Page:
Dr Anas Zarka, a pioneering Islamic economist, reacted to a recent report published in The Economist, entitled ‘Why the World is Addicted to Debt’ (The Economist, May 17, 2015) by asserting that the marginal utility of more debt to an addictive debtor increases, the more indebted he becomes. Dr Usamah Othman, of King Fahd University of Petroleum and Minerals, was however quick to rebut by arguing that the utility theory was not an adequate premise to explain the behaviour of an addictive person, as the addiction violates the fundamental assumption of rationality.
Actually, the whole notion of addiction to debt is subject to psychological, behavioural and linguistic scrutiny. In fact, it may very well be the case that The Economist chose a completely wrong word for individuals’ and corporates’ preference for debt. A vast majority of economic players (individuals, businesses and governments) borrow because they find it more beneficial to do so as compared with other alternatives like the sale of equity. As a number of studies have suggested that owners of successful businesses tend to prefer debt over equity to preserve their residual claims on the future profit streams. In most cases, an owner of a business, who is not sure about the outcome of the business in terms of its success or failure, will be open to partnerships or raising capital in the form of equity. This is an example of the well-known adverse selection problem. Moral hazard problems associated with share contracts (of which equity is an example) are also well documented.
On an individual level, the purchase of a house with the help of borrowed money is the preferred choice of almost everyone because the individuals wish to benefit over a long period from appreciation of value of the property. This behaviour is certainly rational, and calling it addictive or irrational is not consistent with the empirical evidence on psychological behaviour of individuals and corporate strategy of businesses.
Islamic economists have for long shown their preference for equity, i.e, profit loss sharing, with a severe criticism of debt. Now they have started receiving support from many Western thinkers who, in the wake of the recent financial crisis, have started highlighting ills of debt-driven economies. There is a definite merit in criticism of the huge budget deficits most of the governments of the world are running. However, it is still fair to ask if it is bad to prefer debt over equity.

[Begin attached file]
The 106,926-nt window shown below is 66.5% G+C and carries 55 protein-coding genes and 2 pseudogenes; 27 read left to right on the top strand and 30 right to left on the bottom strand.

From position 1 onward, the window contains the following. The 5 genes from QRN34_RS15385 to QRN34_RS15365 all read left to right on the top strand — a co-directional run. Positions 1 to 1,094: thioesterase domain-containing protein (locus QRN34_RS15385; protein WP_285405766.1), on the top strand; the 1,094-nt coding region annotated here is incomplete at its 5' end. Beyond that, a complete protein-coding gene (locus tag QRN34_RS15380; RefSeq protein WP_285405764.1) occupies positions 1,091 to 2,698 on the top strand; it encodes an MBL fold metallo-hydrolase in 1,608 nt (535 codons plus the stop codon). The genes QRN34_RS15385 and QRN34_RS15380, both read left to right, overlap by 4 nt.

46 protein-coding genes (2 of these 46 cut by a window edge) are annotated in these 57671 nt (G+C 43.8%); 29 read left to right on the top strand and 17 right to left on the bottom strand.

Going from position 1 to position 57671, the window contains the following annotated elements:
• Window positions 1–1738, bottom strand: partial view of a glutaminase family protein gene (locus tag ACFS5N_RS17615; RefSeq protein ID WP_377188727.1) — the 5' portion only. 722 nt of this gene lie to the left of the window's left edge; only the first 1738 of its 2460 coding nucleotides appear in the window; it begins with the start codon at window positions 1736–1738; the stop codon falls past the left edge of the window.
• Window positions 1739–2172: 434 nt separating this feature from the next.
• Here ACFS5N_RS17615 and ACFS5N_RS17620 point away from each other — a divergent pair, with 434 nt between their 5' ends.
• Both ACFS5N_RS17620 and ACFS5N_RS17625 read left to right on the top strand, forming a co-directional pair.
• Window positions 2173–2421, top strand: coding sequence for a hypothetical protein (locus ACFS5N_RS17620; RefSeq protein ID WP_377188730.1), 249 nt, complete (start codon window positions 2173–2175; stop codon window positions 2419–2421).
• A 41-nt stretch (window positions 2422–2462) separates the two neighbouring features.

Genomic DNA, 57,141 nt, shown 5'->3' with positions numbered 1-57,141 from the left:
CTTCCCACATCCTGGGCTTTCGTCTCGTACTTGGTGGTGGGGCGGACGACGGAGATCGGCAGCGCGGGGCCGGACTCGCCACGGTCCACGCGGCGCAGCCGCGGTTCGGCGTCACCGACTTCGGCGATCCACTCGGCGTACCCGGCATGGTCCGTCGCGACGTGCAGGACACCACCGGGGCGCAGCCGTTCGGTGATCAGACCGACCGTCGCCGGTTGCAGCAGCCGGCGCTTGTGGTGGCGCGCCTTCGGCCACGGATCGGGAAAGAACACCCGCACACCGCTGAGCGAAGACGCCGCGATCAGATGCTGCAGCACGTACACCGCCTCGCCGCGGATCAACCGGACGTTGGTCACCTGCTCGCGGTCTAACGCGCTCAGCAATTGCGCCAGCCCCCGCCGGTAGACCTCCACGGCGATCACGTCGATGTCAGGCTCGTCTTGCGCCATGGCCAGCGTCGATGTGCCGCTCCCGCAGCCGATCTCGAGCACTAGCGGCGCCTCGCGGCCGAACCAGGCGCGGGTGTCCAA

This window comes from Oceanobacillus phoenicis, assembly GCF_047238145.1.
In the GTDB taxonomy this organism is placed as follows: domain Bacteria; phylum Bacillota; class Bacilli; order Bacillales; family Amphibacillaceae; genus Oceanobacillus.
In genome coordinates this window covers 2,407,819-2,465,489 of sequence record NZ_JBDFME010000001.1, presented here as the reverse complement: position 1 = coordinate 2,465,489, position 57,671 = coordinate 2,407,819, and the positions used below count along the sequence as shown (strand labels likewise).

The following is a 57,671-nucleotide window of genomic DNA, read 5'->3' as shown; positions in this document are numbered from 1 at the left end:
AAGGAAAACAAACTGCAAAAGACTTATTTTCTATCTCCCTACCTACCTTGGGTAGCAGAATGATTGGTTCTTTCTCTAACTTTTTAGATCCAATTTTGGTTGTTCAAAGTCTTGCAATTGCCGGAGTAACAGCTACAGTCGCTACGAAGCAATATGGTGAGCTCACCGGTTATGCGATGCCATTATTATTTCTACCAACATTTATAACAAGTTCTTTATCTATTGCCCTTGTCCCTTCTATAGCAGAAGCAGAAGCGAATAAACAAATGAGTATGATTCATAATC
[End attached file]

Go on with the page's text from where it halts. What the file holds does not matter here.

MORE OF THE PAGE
Islam does not deem debt impermissible altogether, although interest-based lending and borrowing is strictly prohibited. It has introduced mechanisms on the supply side and moral persuasion on the demand side to discourage dealing in debt. The biggest hurdle to the issuance of debt on the supply side is an almost impossible restructuring of debt in the event of default, as Islam strictly prohibits imposition of default penalty.
Although in the modern practice of Islamic banking and finance, contemporary Shari’a opinion has evolved in favour of conditional imposition of default penalty, the new stance on the treatment of default (i.e., imposition of default penalty) is bound to dilute Islamic preference for equity over debt.
An ever-increasing issuance of sukuk by sovereigns and corporates alludes to the influence of debt-based financing. Approved as a quasi-equity type of instrument by the regulatory bodies like Accounting and Auditing Organisation for Islamic Financial Institutions (AAOIFI), sukuk have nevertheless emerged as debt instruments in the contemporary practice of Islamic banking and finance. One does not have to dig deep to find out the actual practice of Islamic banking and finance remains debt-based from the front (retail) to the back office treasury operations. Given this, it is hard to argue that Islamic banking and finance is more stable than its conventional counterpart. Although there are some studies showing anecdotal evidence in favour of stability of Islamic banking, but this could be just incidental. There is a definite need to scrutinise methodologies of such studies.